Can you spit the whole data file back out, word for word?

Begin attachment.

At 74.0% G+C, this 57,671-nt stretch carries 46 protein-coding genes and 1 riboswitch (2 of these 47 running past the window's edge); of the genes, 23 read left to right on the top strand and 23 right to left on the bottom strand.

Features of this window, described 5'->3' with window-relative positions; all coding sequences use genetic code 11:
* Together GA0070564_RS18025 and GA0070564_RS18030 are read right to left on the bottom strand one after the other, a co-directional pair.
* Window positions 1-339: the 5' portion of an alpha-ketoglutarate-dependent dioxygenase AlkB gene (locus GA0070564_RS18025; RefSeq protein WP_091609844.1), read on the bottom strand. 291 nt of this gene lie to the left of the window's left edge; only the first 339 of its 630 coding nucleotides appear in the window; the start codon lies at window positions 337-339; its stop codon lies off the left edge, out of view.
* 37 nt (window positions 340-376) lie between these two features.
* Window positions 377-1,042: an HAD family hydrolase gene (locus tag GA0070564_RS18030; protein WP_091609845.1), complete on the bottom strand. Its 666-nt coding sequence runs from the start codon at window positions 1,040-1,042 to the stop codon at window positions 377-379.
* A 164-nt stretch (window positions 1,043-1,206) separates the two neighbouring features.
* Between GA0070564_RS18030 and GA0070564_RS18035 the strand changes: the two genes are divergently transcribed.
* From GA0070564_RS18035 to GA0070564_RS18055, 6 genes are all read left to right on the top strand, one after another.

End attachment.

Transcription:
At 74.0% G+C, this 57,671-nt stretch carries 46 protein-coding genes and 1 riboswitch (2 of these 47 running past the window's edge); of the genes, 23 read left to right on the top strand and 23 right to left on the bottom strand.

Features of this window, described 5'->3' with window-relative positions; all coding sequences use genetic code 11:
* Together GA0070564_RS18025 and GA0070564_RS18030 are read right to left on the bottom strand one after the other, a co-directional pair.
* Window positions 1-339: the 5' portion of an alpha-ketoglutarate-dependent dioxygenase AlkB gene (locus GA0070564_RS18025; RefSeq protein WP_091609844.1), read on the bottom strand. 291 nt of this gene lie to the left of the window's left edge; only the first 339 of its 630 coding nucleotides appear in the window; the start codon lies at window positions 337-339; its stop codon lies off the left edge, out of view.
* 37 nt (window positions 340-376) lie between these two features.
* Window positions 377-1,042: an HAD family hydrolase gene (locus tag GA0070564_RS18030; protein WP_091609845.1), complete on the bottom strand. Its 666-nt coding sequence runs from the start codon at window positions 1,040-1,042 to the stop codon at window positions 377-379.
* A 164-nt stretch (window positions 1,043-1,206) separates the two neighbouring features.
* Between GA0070564_RS18030 and GA0070564_RS18035 the strand changes: the two genes are divergently transcribed.
* From GA0070564_RS18035 to GA0070564_RS18055, 6 genes are all read left to right on the top strand, one after another.